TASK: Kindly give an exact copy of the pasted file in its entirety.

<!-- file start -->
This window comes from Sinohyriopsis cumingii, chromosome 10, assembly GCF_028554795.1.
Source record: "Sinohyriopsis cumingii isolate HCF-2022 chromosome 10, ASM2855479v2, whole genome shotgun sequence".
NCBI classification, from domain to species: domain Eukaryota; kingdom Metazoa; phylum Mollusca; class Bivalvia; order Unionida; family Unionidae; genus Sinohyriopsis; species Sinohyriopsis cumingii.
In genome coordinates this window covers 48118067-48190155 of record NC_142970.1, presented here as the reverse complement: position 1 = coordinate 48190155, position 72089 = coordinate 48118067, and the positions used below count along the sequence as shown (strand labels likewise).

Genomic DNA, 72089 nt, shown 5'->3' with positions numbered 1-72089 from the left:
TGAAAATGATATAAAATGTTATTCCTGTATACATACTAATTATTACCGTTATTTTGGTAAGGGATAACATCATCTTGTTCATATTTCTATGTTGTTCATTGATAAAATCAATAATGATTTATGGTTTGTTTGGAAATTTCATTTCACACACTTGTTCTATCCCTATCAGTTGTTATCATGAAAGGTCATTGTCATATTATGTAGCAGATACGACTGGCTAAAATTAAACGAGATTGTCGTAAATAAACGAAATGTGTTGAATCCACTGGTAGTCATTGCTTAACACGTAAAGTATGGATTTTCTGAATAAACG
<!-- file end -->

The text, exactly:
This window comes from Sinohyriopsis cumingii, chromosome 10, assembly GCF_028554795.1.
Source record: "Sinohyriopsis cumingii isolate HCF-2022 chromosome 10, ASM2855479v2, whole genome shotgun sequence".
NCBI classification, from domain to species: domain Eukaryota; kingdom Metazoa; phylum Mollusca; class Bivalvia; order Unionida; family Unionidae; genus Sinohyriopsis; species Sinohyriopsis cumingii.
In genome coordinates this window covers 48118067-48190155 of record NC_142970.1, presented here as the reverse complement: position 1 = coordinate 48190155, position 72089 = coordinate 48118067, and the positions used below count along the sequence as shown (strand labels likewise).

Genomic DNA, 72089 nt, shown 5'->3' with positions numbered 1-72089 from the left:
TGAAAATGATATAAAATGTTATTCCTGTATACATACTAATTATTACCGTTATTTTGGTAAGGGATAACATCATCTTGTTCATATTTCTATGTTGTTCATTGATAAAATCAATAATGATTTATGGTTTGTTTGGAAATTTCATTTCACACACTTGTTCTATCCCTATCAGTTGTTATCATGAAAGGTCATTGTCATATTATGTAGCAGATACGACTGGCTAAAATTAAACGAGATTGTCGTAAATAAACGAAATGTGTTGAATCCACTGGTAGTCATTGCTTAACACGTAAAGTATGGATTTTCTGAATAAACG